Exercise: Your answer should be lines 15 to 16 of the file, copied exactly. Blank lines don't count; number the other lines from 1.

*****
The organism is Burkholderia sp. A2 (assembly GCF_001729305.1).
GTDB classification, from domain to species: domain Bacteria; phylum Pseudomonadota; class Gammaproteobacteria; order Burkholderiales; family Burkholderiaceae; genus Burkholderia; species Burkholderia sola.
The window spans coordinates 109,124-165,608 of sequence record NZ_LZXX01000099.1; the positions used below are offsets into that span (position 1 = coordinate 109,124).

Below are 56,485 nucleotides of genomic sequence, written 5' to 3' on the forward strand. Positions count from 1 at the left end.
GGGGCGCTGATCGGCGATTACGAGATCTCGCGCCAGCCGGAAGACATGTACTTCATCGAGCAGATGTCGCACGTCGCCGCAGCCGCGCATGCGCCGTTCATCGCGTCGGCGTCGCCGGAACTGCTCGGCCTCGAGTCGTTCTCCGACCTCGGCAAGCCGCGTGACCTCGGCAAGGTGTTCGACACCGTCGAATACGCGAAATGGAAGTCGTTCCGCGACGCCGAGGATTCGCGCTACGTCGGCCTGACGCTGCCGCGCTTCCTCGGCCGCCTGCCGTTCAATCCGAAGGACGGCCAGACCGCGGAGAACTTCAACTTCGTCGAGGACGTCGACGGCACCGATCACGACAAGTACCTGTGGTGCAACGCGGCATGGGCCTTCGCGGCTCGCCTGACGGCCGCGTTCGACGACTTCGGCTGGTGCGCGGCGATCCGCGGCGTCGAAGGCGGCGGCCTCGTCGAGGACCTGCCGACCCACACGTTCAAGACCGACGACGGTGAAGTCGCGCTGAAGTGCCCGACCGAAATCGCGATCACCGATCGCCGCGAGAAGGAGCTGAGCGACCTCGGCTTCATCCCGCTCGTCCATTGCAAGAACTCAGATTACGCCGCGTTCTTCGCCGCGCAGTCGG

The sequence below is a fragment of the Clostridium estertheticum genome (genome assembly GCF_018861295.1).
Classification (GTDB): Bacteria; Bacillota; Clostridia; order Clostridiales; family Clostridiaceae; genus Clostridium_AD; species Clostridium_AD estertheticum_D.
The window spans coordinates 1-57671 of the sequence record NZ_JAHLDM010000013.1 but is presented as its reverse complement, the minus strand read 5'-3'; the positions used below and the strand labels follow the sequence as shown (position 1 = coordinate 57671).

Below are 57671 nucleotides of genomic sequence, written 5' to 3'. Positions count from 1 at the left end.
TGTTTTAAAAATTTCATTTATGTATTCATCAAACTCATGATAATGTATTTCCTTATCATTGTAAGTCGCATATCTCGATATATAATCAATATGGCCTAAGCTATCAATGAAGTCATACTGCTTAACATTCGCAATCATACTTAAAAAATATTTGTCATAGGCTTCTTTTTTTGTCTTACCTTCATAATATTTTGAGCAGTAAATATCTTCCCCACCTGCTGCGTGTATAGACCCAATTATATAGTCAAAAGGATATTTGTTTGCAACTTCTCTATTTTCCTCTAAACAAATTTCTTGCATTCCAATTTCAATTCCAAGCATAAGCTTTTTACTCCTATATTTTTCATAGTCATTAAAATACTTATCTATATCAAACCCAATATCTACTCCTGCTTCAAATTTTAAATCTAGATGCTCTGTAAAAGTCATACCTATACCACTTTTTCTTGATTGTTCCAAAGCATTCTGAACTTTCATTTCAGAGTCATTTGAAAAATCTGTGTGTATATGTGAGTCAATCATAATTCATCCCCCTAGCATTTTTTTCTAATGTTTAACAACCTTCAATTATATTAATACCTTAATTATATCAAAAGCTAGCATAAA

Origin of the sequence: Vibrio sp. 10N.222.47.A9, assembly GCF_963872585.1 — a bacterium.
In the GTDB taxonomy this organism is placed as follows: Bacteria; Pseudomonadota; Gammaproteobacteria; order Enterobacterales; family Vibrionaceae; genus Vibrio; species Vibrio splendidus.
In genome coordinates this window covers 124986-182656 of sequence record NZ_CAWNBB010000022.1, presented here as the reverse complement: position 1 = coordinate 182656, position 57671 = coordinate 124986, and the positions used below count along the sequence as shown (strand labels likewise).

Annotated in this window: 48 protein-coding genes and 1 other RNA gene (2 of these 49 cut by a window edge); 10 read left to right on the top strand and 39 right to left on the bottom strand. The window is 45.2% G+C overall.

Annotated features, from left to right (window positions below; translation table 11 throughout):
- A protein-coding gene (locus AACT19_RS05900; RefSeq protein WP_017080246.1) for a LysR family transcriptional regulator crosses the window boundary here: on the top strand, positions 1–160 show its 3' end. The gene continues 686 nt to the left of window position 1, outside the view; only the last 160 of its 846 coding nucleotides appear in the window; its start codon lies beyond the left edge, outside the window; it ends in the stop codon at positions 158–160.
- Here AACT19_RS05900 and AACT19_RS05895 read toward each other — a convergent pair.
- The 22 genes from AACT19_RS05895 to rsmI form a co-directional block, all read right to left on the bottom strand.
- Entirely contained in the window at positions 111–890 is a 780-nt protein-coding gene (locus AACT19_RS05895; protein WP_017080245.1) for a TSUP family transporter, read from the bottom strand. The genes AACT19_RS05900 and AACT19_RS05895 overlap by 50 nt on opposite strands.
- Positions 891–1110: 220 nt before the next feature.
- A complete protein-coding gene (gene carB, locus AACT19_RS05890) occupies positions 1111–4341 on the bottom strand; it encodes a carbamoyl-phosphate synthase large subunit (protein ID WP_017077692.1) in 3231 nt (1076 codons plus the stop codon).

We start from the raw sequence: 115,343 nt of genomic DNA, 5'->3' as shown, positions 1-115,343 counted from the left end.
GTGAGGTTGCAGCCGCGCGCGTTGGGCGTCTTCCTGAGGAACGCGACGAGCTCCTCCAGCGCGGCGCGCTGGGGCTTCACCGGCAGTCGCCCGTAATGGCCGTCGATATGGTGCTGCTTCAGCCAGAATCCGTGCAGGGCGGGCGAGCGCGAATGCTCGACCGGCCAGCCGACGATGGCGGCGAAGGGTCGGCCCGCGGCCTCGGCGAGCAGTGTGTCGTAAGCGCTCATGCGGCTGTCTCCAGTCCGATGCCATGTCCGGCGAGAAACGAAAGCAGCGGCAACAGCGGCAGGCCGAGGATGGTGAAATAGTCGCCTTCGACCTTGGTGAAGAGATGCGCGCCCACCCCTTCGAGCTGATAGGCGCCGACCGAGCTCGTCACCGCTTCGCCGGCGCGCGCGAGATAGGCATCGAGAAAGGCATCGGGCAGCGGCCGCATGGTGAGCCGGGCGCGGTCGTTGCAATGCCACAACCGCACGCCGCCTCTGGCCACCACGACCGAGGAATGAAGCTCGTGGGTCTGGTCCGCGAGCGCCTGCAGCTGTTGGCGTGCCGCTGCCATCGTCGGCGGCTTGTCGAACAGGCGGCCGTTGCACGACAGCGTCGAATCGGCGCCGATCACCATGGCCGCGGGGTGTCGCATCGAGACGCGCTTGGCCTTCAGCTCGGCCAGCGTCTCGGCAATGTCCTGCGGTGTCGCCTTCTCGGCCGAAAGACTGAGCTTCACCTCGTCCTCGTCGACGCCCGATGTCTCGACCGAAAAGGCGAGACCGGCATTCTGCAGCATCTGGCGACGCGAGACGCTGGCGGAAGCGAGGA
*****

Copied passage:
Annotated features, from left to right (window positions below; translation table 11 throughout):
- A protein-coding gene (locus AACT19_RS05900; RefSeq protein WP_017080246.1) for a LysR family transcriptional regulator crosses the window boundary here: on the top strand, positions 1–160 show its 3' end. The gene continues 686 nt to the left of window position 1, outside the view; only the last 160 of its 846 coding nucleotides appear in the window; its start codon lies beyond the left edge, outside the window; it ends in the stop codon at positions 158–160.